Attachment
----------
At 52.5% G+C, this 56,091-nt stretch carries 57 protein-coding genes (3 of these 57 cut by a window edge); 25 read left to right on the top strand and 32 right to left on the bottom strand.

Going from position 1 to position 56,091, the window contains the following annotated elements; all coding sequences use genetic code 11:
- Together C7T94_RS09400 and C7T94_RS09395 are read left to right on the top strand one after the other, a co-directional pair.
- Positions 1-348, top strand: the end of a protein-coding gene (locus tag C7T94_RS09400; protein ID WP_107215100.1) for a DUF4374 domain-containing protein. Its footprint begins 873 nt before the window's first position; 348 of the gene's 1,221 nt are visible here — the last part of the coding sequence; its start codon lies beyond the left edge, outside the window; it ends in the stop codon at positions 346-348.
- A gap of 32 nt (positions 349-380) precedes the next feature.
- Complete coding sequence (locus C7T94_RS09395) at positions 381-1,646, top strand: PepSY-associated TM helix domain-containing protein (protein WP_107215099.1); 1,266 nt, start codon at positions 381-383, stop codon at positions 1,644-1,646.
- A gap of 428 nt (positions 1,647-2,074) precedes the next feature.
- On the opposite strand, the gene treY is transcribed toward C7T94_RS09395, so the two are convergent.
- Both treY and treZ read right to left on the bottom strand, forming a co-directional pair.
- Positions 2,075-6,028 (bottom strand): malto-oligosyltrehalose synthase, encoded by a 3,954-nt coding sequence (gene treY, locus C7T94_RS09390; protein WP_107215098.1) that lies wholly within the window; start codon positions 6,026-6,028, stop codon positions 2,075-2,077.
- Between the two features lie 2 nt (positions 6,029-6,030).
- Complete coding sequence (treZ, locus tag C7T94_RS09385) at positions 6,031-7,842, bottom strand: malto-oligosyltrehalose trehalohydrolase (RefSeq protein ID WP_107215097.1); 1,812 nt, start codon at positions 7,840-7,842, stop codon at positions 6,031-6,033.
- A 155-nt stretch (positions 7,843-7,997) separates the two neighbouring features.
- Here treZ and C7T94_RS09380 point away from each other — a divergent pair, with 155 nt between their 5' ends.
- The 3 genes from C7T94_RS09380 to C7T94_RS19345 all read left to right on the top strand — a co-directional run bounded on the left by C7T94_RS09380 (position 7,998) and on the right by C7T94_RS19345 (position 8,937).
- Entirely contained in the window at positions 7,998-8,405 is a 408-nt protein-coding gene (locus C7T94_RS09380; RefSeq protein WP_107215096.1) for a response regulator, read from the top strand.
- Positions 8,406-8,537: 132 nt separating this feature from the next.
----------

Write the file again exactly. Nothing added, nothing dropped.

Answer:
At 52.5% G+C, this 56,091-nt stretch carries 57 protein-coding genes (3 of these 57 cut by a window edge); 25 read left to right on the top strand and 32 right to left on the bottom strand.

Going from position 1 to position 56,091, the window contains the following annotated elements; all coding sequences use genetic code 11:
- Together C7T94_RS09400 and C7T94_RS09395 are read left to right on the top strand one after the other, a co-directional pair.
- Positions 1-348, top strand: the end of a protein-coding gene (locus tag C7T94_RS09400; protein ID WP_107215100.1) for a DUF4374 domain-containing protein. Its footprint begins 873 nt before the window's first position; 348 of the gene's 1,221 nt are visible here — the last part of the coding sequence; its start codon lies beyond the left edge, outside the window; it ends in the stop codon at positions 346-348.
- A gap of 32 nt (positions 349-380) precedes the next feature.
- Complete coding sequence (locus C7T94_RS09395) at positions 381-1,646, top strand: PepSY-associated TM helix domain-containing protein (protein WP_107215099.1); 1,266 nt, start codon at positions 381-383, stop codon at positions 1,644-1,646.
- A gap of 428 nt (positions 1,647-2,074) precedes the next feature.
- On the opposite strand, the gene treY is transcribed toward C7T94_RS09395, so the two are convergent.
- Both treY and treZ read right to left on the bottom strand, forming a co-directional pair.
- Positions 2,075-6,028 (bottom strand): malto-oligosyltrehalose synthase, encoded by a 3,954-nt coding sequence (gene treY, locus C7T94_RS09390; protein WP_107215098.1) that lies wholly within the window; start codon positions 6,026-6,028, stop codon positions 2,075-2,077.
- Between the two features lie 2 nt (positions 6,029-6,030).
- Complete coding sequence (treZ, locus tag C7T94_RS09385) at positions 6,031-7,842, bottom strand: malto-oligosyltrehalose trehalohydrolase (RefSeq protein ID WP_107215097.1); 1,812 nt, start codon at positions 7,840-7,842, stop codon at positions 6,031-6,033.
- A 155-nt stretch (positions 7,843-7,997) separates the two neighbouring features.
- Here treZ and C7T94_RS09380 point away from each other — a divergent pair, with 155 nt between their 5' ends.
- The 3 genes from C7T94_RS09380 to C7T94_RS19345 all read left to right on the top strand — a co-directional run bounded on the left by C7T94_RS09380 (position 7,998) and on the right by C7T94_RS19345 (position 8,937).
- Entirely contained in the window at positions 7,998-8,405 is a 408-nt protein-coding gene (locus C7T94_RS09380; RefSeq protein WP_107215096.1) for a response regulator, read from the top strand.
- Positions 8,406-8,537: 132 nt separating this feature from the next.